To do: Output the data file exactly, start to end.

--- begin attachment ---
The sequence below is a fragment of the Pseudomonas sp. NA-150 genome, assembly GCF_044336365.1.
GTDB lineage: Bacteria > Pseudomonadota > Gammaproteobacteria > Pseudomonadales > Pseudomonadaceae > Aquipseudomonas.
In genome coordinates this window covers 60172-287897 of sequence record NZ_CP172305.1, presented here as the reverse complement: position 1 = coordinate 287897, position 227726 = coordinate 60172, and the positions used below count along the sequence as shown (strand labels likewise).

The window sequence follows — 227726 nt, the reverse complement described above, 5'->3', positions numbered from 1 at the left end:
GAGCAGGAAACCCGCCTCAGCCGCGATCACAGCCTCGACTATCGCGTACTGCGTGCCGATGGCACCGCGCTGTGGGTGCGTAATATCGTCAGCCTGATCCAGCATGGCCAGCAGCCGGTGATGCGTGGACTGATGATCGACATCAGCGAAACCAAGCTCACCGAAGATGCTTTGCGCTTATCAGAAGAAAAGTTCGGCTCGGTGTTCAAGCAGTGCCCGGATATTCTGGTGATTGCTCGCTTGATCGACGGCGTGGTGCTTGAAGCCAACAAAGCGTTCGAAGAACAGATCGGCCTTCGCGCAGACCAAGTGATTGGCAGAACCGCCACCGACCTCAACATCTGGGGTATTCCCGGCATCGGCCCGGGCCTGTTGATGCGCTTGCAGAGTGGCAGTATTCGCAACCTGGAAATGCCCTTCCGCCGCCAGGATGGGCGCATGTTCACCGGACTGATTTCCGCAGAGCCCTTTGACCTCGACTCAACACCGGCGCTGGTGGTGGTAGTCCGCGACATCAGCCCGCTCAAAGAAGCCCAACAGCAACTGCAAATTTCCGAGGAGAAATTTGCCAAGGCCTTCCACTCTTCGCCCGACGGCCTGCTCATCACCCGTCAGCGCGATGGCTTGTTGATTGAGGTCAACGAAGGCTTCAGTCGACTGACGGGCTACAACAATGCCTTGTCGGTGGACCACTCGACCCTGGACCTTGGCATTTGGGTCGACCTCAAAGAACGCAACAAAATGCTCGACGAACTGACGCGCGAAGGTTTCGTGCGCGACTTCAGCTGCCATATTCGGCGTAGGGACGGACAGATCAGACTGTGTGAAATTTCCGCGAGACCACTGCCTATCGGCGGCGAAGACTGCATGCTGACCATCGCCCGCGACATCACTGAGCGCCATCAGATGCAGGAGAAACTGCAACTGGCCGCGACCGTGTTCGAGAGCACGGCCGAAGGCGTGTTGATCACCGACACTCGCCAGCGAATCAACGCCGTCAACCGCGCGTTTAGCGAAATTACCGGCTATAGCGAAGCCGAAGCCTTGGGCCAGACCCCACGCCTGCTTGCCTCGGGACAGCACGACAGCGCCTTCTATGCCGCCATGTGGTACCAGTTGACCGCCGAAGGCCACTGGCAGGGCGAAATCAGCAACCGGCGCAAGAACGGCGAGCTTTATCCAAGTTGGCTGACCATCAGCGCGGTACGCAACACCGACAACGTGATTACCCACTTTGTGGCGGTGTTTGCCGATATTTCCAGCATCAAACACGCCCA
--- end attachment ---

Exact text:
The sequence below is a fragment of the Pseudomonas sp. NA-150 genome, assembly GCF_044336365.1.
GTDB lineage: Bacteria > Pseudomonadota > Gammaproteobacteria > Pseudomonadales > Pseudomonadaceae > Aquipseudomonas.
In genome coordinates this window covers 60172-287897 of sequence record NZ_CP172305.1, presented here as the reverse complement: position 1 = coordinate 287897, position 227726 = coordinate 60172, and the positions used below count along the sequence as shown (strand labels likewise).

The window sequence follows — 227726 nt, the reverse complement described above, 5'->3', positions numbered from 1 at the left end:
GAGCAGGAAACCCGCCTCAGCCGCGATCACAGCCTCGACTATCGCGTACTGCGTGCCGATGGCACCGCGCTGTGGGTGCGTAATATCGTCAGCCTGATCCAGCATGGCCAGCAGCCGGTGATGCGTGGACTGATGATCGACATCAGCGAAACCAAGCTCACCGAAGATGCTTTGCGCTTATCAGAAGAAAAGTTCGGCTCGGTGTTCAAGCAGTGCCCGGATATTCTGGTGATTGCTCGCTTGATCGACGGCGTGGTGCTTGAAGCCAACAAAGCGTTCGAAGAACAGATCGGCCTTCGCGCAGACCAAGTGATTGGCAGAACCGCCACCGACCTCAACATCTGGGGTATTCCCGGCATCGGCCCGGGCCTGTTGATGCGCTTGCAGAGTGGCAGTATTCGCAACCTGGAAATGCCCTTCCGCCGCCAGGATGGGCGCATGTTCACCGGACTGATTTCCGCAGAGCCCTTTGACCTCGACTCAACACCGGCGCTGGTGGTGGTAGTCCGCGACATCAGCCCGCTCAAAGAAGCCCAACAGCAACTGCAAATTTCCGAGGAGAAATTTGCCAAGGCCTTCCACTCTTCGCCCGACGGCCTGCTCATCACCCGTCAGCGCGATGGCTTGTTGATTGAGGTCAACGAAGGCTTCAGTCGACTGACGGGCTACAACAATGCCTTGTCGGTGGACCACTCGACCCTGGACCTTGGCATTTGGGTCGACCTCAAAGAACGCAACAAAATGCTCGACGAACTGACGCGCGAAGGTTTCGTGCGCGACTTCAGCTGCCATATTCGGCGTAGGGACGGACAGATCAGACTGTGTGAAATTTCCGCGAGACCACTGCCTATCGGCGGCGAAGACTGCATGCTGACCATCGCCCGCGACATCACTGAGCGCCATCAGATGCAGGAGAAACTGCAACTGGCCGCGACCGTGTTCGAGAGCACGGCCGAAGGCGTGTTGATCACCGACACTCGCCAGCGAATCAACGCCGTCAACCGCGCGTTTAGCGAAATTACCGGCTATAGCGAAGCCGAAGCCTTGGGCCAGACCCCACGCCTGCTTGCCTCGGGACAGCACGACAGCGCCTTCTATGCCGCCATGTGGTACCAGTTGACCGCCGAAGGCCACTGGCAGGGCGAAATCAGCAACCGGCGCAAGAACGGCGAGCTTTATCCAAGTTGGCTGACCATCAGCGCGGTACGCAACACCGACAACGTGATTACCCACTTTGTGGCGGTGTTTGCCGATATTTCCAGCATCAAACACGCCCA